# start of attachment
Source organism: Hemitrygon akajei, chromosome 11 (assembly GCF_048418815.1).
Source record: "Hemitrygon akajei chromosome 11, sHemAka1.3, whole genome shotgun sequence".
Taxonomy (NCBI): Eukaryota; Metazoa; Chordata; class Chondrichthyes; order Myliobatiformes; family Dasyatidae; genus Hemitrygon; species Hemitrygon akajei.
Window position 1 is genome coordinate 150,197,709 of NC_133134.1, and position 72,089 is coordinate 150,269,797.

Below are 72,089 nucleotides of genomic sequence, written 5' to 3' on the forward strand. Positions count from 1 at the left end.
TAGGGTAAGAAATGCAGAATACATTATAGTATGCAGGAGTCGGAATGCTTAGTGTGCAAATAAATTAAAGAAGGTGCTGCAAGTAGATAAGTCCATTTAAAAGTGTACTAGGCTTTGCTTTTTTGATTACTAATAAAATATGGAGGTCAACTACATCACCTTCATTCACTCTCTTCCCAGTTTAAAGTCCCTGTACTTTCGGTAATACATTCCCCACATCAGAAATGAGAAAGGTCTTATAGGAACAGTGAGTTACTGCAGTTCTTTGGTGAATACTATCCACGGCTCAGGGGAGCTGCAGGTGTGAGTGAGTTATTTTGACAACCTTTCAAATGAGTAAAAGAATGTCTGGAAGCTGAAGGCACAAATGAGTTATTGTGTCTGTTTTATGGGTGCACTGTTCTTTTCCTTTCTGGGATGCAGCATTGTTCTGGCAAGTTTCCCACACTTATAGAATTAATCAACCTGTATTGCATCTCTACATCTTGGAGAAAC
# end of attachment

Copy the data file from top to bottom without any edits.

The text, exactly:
Source organism: Hemitrygon akajei, chromosome 11 (assembly GCF_048418815.1).
Source record: "Hemitrygon akajei chromosome 11, sHemAka1.3, whole genome shotgun sequence".
Taxonomy (NCBI): Eukaryota; Metazoa; Chordata; class Chondrichthyes; order Myliobatiformes; family Dasyatidae; genus Hemitrygon; species Hemitrygon akajei.
Window position 1 is genome coordinate 150,197,709 of NC_133134.1, and position 72,089 is coordinate 150,269,797.

Below are 72,089 nucleotides of genomic sequence, written 5' to 3' on the forward strand. Positions count from 1 at the left end.
TAGGGTAAGAAATGCAGAATACATTATAGTATGCAGGAGTCGGAATGCTTAGTGTGCAAATAAATTAAAGAAGGTGCTGCAAGTAGATAAGTCCATTTAAAAGTGTACTAGGCTTTGCTTTTTTGATTACTAATAAAATATGGAGGTCAACTACATCACCTTCATTCACTCTCTTCCCAGTTTAAAGTCCCTGTACTTTCGGTAATACATTCCCCACATCAGAAATGAGAAAGGTCTTATAGGAACAGTGAGTTACTGCAGTTCTTTGGTGAATACTATCCACGGCTCAGGGGAGCTGCAGGTGTGAGTGAGTTATTTTGACAACCTTTCAAATGAGTAAAAGAATGTCTGGAAGCTGAAGGCACAAATGAGTTATTGTGTCTGTTTTATGGGTGCACTGTTCTTTTCCTTTCTGGGATGCAGCATTGTTCTGGCAAGTTTCCCACACTTATAGAATTAATCAACCTGTATTGCATCTCTACATCTTGGAGAAAC